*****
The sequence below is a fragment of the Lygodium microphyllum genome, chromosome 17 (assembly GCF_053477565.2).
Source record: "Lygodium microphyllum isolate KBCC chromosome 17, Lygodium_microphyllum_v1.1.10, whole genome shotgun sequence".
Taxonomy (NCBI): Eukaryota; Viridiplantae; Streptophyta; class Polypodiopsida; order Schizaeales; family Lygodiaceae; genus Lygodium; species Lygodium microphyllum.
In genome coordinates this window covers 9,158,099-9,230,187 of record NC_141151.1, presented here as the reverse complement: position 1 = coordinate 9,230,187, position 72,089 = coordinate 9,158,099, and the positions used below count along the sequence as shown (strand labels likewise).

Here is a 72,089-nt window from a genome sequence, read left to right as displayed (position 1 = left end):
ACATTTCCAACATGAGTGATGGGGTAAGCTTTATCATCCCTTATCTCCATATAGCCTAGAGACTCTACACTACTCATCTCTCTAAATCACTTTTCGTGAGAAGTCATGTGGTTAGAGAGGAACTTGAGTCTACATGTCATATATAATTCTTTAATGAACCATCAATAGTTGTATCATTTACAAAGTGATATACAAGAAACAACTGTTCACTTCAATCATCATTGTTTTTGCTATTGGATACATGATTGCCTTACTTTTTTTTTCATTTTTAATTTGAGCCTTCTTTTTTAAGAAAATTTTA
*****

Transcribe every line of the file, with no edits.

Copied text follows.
The sequence below is a fragment of the Lygodium microphyllum genome, chromosome 17 (assembly GCF_053477565.2).
Source record: "Lygodium microphyllum isolate KBCC chromosome 17, Lygodium_microphyllum_v1.1.10, whole genome shotgun sequence".
Taxonomy (NCBI): Eukaryota; Viridiplantae; Streptophyta; class Polypodiopsida; order Schizaeales; family Lygodiaceae; genus Lygodium; species Lygodium microphyllum.
In genome coordinates this window covers 9,158,099-9,230,187 of record NC_141151.1, presented here as the reverse complement: position 1 = coordinate 9,230,187, position 72,089 = coordinate 9,158,099, and the positions used below count along the sequence as shown (strand labels likewise).

Here is a 72,089-nt window from a genome sequence, read left to right as displayed (position 1 = left end):
ACATTTCCAACATGAGTGATGGGGTAAGCTTTATCATCCCTTATCTCCATATAGCCTAGAGACTCTACACTACTCATCTCTCTAAATCACTTTTCGTGAGAAGTCATGTGGTTAGAGAGGAACTTGAGTCTACATGTCATATATAATTCTTTAATGAACCATCAATAGTTGTATCATTTACAAAGTGATATACAAGAAACAACTGTTCACTTCAATCATCATTGTTTTTGCTATTGGATACATGATTGCCTTACTTTTTTTTTCATTTTTAATTTGAGCCTTCTTTTTTAAGAAAATTTTA